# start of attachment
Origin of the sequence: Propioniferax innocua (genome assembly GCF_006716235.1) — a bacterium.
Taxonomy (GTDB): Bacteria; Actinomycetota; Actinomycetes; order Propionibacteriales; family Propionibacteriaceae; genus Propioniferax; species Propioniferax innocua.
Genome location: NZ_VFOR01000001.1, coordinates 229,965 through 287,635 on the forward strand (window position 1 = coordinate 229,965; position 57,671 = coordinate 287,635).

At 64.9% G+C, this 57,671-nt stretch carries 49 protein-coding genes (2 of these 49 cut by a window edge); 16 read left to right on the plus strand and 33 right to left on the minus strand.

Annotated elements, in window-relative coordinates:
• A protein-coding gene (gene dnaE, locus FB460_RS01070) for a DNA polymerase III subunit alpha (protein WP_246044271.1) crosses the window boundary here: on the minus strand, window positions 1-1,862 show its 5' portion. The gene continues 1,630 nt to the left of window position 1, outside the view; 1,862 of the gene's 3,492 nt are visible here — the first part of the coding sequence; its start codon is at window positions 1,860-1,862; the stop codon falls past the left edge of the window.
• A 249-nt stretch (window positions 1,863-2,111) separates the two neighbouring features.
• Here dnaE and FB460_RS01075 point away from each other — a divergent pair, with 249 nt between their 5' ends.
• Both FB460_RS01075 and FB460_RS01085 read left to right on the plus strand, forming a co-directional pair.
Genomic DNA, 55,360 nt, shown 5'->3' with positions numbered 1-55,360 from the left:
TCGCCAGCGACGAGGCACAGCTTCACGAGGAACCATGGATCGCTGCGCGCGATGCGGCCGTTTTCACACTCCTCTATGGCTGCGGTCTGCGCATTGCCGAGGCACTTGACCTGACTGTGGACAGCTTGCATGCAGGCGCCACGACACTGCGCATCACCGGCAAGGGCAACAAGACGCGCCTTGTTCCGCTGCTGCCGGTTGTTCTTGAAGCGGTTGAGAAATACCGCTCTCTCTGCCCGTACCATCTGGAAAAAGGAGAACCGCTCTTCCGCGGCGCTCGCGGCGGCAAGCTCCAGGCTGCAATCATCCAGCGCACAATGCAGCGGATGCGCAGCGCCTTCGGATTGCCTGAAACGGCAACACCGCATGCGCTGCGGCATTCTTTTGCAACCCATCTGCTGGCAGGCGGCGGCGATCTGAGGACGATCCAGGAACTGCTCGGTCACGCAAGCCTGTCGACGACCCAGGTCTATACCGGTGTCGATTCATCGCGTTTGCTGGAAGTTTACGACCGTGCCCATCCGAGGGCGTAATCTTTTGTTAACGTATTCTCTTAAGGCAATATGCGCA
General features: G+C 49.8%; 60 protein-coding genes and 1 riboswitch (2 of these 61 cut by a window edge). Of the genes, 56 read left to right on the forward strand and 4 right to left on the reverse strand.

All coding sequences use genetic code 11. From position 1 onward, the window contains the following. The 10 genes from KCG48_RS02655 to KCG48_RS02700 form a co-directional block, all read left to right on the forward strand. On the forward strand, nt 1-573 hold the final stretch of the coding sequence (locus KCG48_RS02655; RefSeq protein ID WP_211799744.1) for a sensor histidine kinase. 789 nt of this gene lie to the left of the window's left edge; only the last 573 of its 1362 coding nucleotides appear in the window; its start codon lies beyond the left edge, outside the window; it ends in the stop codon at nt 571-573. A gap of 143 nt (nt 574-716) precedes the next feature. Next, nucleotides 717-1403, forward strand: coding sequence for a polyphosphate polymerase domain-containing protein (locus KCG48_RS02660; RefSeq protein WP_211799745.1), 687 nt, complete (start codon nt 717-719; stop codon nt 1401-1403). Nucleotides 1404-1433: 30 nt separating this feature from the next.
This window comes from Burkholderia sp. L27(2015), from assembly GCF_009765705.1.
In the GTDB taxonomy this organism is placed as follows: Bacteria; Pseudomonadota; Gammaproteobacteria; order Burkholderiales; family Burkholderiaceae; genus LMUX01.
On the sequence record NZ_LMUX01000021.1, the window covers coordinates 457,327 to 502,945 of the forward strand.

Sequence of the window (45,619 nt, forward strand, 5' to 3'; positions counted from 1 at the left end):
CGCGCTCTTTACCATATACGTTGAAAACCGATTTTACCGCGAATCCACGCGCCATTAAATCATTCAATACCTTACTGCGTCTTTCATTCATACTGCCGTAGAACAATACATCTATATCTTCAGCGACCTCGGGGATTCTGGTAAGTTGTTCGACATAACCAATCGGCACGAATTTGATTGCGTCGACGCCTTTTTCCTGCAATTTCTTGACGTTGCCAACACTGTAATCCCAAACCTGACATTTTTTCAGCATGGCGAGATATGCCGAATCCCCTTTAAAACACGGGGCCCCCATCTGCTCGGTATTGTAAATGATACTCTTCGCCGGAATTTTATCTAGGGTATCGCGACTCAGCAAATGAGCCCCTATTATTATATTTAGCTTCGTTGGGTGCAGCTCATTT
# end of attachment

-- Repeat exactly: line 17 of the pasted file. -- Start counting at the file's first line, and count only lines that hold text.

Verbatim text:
Sequence of the window (45,619 nt, forward strand, 5' to 3'; positions counted from 1 at the left end):